Cathy Garcia-Molina's My Amnesia Girl has all the trappings of detestable formula. Like all of the romantic comedies that preceded it, the ones that have given Star Cinema the ill-repute of dumbing down its followers with rehashes of the same story, by the film seems to be relying solely on kitsch, on star power, on everything artificial. There is no denying the film's use of kitsch. In fact, the film is quite unabashed with it, with characters strangely enveloped by a culture of love reigning supreme over everything else. It is adamantly unpretentious, relishing on the obvious fact that it has in its service of fun an abundance of cute and hip. It does not aspire anything more than to recharge its audience's thirst for spritely romance, the one that is less attached to reality, the one that mines on the mysteries of fate to add magic to it. In other words, My Amnesia Girl is Grade-A fluff. It fulfills everything that a mainstream romantic comedy should do. Much more, it skirts away from genre revision or experimentation, to delight of the studio that bankrolled its existence.
Miraculously though, the film, with its refreshing lack of pretenses of achieving more than momentary delights that is expected of a romantic comedy of mainstream sensibilities, does actually more than achieving the momentary delights that are the ultimate fulfillment of the films of its genre. Somewhere along the way, amid the near redundant exchanges of witty pick-up lines, against its need to only delight, against its fate as a tool for escape that is to be solely for enjoyment, the film develops a beautiful heart that thankfully aches, although quite subtly, more than it delights.
Apollo (John Lloyd Cruz), pick-up artist extraordinaire, met Irene (Toni Gonzaga), a photographer, in a speed-dating event. While Irene attended the event only to document it, she ended up enamored by Apollo's undeniable charms and wit. The seemingly perfect relationship suddenly and unexpectedly ended when on their wedding day, Apollo did not show up, leaving Irene irreparably heartbroken. When the two serendipitously meet in a grocery, Irene concocts a lie and pretends to be suffering from amnesia, therefore, removing all memories of Apollo and his failure to marry her. Apollo, believing Irene's lie, takes the supposed clean slate to undo everything he has done to her and make her fall for him like the first time. The two become inseparable again, but are now faced with the impending repercussions of their second chance at love be revealed as by-products of Irene's vengeful grand lie.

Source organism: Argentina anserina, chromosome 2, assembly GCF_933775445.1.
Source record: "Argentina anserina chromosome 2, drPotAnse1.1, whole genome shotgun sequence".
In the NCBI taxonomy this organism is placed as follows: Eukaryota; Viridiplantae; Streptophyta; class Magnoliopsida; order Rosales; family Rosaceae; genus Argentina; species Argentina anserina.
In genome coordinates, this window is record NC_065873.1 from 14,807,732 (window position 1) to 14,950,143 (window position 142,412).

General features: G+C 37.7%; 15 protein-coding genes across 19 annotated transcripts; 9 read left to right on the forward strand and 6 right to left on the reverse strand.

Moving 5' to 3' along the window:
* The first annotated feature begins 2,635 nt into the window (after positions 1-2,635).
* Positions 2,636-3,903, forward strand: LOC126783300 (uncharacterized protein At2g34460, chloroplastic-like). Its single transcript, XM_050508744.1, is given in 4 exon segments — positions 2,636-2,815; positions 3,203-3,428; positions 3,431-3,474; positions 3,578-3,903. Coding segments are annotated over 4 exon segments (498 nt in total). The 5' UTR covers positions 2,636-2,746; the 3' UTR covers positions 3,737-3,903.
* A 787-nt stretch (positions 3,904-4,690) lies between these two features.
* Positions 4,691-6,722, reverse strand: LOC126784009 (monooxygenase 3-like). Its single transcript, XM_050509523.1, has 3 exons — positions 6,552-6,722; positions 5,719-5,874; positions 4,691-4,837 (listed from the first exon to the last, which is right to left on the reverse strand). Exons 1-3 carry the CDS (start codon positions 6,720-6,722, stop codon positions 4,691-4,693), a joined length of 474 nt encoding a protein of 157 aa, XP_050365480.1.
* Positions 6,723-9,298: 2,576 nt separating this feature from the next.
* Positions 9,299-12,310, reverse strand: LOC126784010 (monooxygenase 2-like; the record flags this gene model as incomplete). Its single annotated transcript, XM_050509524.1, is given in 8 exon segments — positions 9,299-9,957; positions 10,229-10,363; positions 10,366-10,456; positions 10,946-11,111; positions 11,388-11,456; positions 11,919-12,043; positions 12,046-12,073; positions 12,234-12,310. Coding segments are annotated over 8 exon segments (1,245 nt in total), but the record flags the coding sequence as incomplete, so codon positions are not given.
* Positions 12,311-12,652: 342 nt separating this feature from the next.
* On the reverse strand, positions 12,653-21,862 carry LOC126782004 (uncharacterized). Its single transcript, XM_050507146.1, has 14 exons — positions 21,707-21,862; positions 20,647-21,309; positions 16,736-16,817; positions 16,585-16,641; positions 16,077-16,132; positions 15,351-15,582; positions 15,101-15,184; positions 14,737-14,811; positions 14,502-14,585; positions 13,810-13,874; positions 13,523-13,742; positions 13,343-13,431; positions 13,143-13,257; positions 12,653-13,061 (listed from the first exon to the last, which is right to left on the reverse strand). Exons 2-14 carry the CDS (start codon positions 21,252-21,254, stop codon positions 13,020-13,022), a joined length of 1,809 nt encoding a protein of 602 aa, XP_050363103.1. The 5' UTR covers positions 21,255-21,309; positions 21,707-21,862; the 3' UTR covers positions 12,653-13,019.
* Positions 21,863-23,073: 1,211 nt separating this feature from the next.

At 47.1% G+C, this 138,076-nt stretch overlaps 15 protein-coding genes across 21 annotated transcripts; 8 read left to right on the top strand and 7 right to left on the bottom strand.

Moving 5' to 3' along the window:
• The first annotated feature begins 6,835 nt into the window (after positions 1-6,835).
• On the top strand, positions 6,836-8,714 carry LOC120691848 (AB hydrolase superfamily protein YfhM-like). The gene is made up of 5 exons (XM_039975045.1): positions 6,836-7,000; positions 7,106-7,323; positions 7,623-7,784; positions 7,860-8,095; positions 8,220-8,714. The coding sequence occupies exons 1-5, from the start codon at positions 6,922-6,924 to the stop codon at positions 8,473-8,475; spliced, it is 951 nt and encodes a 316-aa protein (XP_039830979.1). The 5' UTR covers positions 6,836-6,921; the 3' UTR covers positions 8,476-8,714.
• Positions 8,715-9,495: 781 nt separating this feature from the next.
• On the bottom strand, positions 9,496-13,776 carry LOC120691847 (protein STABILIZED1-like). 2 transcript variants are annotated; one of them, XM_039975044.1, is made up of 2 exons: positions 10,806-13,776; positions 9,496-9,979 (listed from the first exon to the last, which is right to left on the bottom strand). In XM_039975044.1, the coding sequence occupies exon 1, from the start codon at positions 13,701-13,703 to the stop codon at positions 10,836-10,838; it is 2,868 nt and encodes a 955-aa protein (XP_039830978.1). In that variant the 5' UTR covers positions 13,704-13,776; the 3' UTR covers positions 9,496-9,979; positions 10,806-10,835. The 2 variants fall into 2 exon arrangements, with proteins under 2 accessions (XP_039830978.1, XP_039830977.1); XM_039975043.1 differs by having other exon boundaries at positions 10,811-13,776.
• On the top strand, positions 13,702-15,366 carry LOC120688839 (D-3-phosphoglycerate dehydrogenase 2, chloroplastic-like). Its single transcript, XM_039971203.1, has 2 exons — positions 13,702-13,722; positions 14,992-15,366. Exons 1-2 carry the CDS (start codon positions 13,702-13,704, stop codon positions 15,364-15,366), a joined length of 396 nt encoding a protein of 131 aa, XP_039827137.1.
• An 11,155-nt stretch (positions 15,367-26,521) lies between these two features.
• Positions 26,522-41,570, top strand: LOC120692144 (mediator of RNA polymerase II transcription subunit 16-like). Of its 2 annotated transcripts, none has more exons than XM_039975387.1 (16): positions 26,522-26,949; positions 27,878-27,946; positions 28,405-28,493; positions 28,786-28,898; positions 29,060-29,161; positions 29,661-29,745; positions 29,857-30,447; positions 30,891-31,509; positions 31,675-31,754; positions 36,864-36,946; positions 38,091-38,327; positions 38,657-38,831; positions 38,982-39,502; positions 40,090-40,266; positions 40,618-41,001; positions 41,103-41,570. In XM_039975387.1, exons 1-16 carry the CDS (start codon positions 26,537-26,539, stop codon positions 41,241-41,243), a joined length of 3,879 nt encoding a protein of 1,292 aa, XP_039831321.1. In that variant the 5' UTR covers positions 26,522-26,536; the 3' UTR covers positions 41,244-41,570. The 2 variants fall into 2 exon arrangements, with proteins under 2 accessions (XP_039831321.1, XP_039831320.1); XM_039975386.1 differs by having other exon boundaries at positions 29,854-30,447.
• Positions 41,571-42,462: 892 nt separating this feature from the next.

The story, written by Jade Castro whose masterful Endo (2007) situated a poignant love story in the middle of temporary contractual employment, hinges on a ludicrous proposal that men can be so drowned in love and guilt that amnesia, which only happens in unimaginative telenovelas and is highly unlikely in reality, has become instantly believable. Garcia-Molina, however, manages to distract from the implausibility of the premise by creating a film that is as self-aware of its contrivances as the characters are self-aware of their love-addicted attitude in life. The performances by Cruz and Gonzaga are expectedly charming, especially during the film's lighter moments. However, during the moments where the film bleeds with emotions, Cruz and Gonzaga communicate those emotions with convincing conviction that is impossible not to get swayed into their dilemma and be affected with much more than just the cheap thrills that is usually associated with Star Cinema's star-studded romances.
The film's last scene, made funny by the trademark exchanges of witty one-liners that extend up to the end of the end credits, is actually quite bittersweet. Sure, the lovers end up together, as expected in any romantic comedy produced by Star Cinema. However, there is no assurance, no previous revelation, that fate's cruel retort to Irene's crueler lie, a lie that has produced so many beautiful things that it seems more alluring than the truth, has been resolved. We only see the lovers in satisfied bliss of being together, not knowing exactly whether the memories, good and bad, are there with them in their modest celebration. Whether Garcia-Molina knows it or not, with My Amnesia Girl, she has made a film that transcended the limiting bounds of formula filmmaking without breaking them. I'm crossing my fingers, but there might be hope yet for the mainstream.
(Cross-published in Lessons from the School of Inattention. First published in Philippine Free Press.)